Certainly, the inferior position of women has existed for a long, long time, and there is some question as to whether women are even holding their own. In a recent article concerning changes in the status of women since the Second World War, Lipovenko (1983) reported as follows: “While the number of Canadian women working outside the home has grown rapidly since the post war years, there is ‘depressingly little change in the kind of work they do,’ says a federal report to be released today [21 February 1983]….

More than 70 per cent of women who work for pay are in clerical, service, sales, processing and fabricating jobs – and women are becoming more dominant in those traditionally female occupations, says the report for the Canadian Advisory Council on the Status of Women….

As of 1980, one‑third of all working women do clerical work and half of them are concentrated in trade and service – the lowest paid industrial sectors, the report noted.

Since 1975, women have lost ground in two well‑paid occupations – teaching and jobs involving machines. There has been a significant drop in the number of full‑time teaching jobs going to women: new teaching jobs are going to men working full‑time and to women employed part-time….

Women’s average annual earnings in 1979 (the most recent year for which data were available) were $7,673 compared to $14,981 for men, the report said.”[1] It is within this context that I offer to women my advice on getting ahead in the world.

[1] As a 2008 update, the gender gap in salaries was $ 0.71 for women, for every $ 1.00 earned by men. The gender gap remains regardless of education. “Female high school graduates earn 27 percent less than male graduates. Female university graduates earn 16 percent less than male graduates.” (The Toronto Star, September 17, 2008).

Women’s Lib, Witchcraft, and Sex

An Old Psychologist’s Reminiscences

In honour of my eighty-third birthday, I think that I will begin to serialize one of the better papers that I have ever written: Women’s Lib, Witchcraft, and Sex or How to Fuck Your Way to the Top. It began with a trip to Toronto on the Wednesday night before the Ontario Psychological Association’s annual convention, probably in 1983. Len Goldsmith, who was president of the Clinical Division of the association asked me if I would like to present a talk at the Clinical Division banquest that Friday evening. I drove back to my office in Brampton and wrote the first draft that night. My secretary typed it up for me and I delivered it at the banquet. You could have heard a pin drop. They didn’t know what to make of it. Perhaps you won’t either.

For popular consumption, the title has been changed to:

Women’s Lib, Witchcraft, and Sex


Let Your Goddess Be Your Guide

In an article entitled “Who said women are all bad? Almost everybody,” Landsberg (1983) reported the opinions of women expressed by a number of Titans of Western Thought. Socrates is quoted as saying that “Woman is the source of all evil. Her love is to be dreaded more than the hatred of a man.” Plato believed that “Those of the men … who led a life of cowardice and injustice were suitably reborn as women.” Aristotle felt that “We should regard the female as afflicted with natural defectiveness.” Pythagoras believed that “There is a good principle which created order, light and man, and an evil principle which created chaos, darkness and women.” Martin Luther observed that “God created Adam Lord of All Living Creatures, but Eve spoiled it all.” Napoleon Bonaparte avowed that “Nature intended women to be our slaves … they are our property … just as a tree that bears fruit belongs to a gardener. What a mad idea to demand equality for women! Women are nothing but machines for producing children.” Tolstoy said that we should “Regard the society of women as a necessary unpleasantness of social life, and avoid it as much as possible.” And Freud said that “The great question that has never been answered and which I have not yet been able to answer, despite my thirty years of research into the feminine soul, is what does a woman want?” But the most telling quotation of all is from Kurt Vonnegut who said “Educating a beautiful woman is like pouring honey into a fine Swiss watch: Everything stops.”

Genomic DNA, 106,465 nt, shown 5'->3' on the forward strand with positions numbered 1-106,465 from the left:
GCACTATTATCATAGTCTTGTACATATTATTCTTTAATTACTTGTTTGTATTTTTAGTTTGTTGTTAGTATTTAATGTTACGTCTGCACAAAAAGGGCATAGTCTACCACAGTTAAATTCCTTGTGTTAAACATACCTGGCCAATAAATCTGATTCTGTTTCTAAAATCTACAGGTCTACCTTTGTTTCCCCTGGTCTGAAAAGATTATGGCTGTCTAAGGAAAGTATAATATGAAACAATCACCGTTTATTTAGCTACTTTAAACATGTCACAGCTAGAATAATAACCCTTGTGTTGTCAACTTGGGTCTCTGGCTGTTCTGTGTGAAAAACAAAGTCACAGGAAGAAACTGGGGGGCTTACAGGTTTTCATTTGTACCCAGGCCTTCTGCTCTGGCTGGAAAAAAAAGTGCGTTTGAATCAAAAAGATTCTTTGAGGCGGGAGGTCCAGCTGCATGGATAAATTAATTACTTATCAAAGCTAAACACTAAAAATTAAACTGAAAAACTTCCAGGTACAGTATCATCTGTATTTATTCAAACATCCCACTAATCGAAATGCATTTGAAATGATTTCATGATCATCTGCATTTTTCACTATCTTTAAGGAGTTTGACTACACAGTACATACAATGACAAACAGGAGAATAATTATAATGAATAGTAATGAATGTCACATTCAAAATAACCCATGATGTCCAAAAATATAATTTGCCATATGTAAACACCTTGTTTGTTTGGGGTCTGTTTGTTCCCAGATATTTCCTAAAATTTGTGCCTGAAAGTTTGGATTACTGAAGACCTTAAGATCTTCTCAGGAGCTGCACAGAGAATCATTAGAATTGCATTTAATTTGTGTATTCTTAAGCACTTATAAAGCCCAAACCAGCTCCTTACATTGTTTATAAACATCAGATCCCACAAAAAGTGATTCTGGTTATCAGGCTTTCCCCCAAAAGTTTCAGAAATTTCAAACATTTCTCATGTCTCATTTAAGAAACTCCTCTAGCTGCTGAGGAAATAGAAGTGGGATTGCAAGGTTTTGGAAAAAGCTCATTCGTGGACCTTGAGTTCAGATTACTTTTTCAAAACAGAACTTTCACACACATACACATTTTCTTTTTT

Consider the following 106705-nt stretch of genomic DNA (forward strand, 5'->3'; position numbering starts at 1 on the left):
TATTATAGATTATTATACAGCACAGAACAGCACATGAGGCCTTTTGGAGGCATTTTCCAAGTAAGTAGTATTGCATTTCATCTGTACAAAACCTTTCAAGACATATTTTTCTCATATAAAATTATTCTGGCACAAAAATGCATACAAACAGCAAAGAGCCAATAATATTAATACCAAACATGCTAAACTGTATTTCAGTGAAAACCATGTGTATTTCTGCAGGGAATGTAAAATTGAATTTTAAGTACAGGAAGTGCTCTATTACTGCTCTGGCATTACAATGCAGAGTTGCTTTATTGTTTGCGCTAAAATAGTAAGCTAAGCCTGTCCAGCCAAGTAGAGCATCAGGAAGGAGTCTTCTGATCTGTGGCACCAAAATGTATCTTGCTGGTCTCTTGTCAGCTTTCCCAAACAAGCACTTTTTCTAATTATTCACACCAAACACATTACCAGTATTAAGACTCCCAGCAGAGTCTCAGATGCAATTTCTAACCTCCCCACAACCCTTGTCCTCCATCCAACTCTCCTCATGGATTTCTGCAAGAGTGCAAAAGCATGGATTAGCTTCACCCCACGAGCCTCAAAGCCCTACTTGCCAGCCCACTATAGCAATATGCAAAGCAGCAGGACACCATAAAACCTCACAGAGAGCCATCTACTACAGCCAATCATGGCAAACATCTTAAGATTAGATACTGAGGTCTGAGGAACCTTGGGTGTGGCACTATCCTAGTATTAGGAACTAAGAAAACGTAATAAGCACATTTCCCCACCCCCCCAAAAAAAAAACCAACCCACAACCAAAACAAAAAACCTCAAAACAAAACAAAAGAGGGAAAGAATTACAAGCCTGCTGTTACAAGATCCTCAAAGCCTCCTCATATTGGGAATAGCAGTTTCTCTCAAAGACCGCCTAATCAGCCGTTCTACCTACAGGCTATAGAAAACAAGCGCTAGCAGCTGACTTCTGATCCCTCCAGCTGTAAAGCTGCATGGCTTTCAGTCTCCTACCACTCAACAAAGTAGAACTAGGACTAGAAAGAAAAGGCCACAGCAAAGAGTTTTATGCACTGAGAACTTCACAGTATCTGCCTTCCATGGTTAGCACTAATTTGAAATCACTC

Zen Teachings

Zen Teachings

Always remember that you are unique, just like everyone else.

Never test the depth of the water with both feet.

Do not walk behind me, for I may not lead. Do not walk ahead of me, for I may not follow. Do not walk beside me for the path is narrow. In fact, just leave me alone.

Sex is like air: it’s not that important unless you aren’t getting any.

If you think nobody cares whether you’re alive or dead, try missing a couple of payments.

Before you criticize someone, you should walk a mile in their shoes. That way, when you criticize them, you’re a mile away and you have their shoes.

No one is listening until you fart.

If at first you don’t succeed, skydiving is not for you.

If you lend someone 20 bucks I never see that person again, it was probably well worth it.

If you tell the truth, you don’t have to remember anything.

Some days you are the dog, and some days you are the hydrant.

Good judgment comes from experience. Experience comes from bad judgment.

There are two excellent theories for arguing with women. Neither one of them works.

When you are dead, you don’t know that you were dead. It’s difficult only for others. It’s the same thing when you are stupid.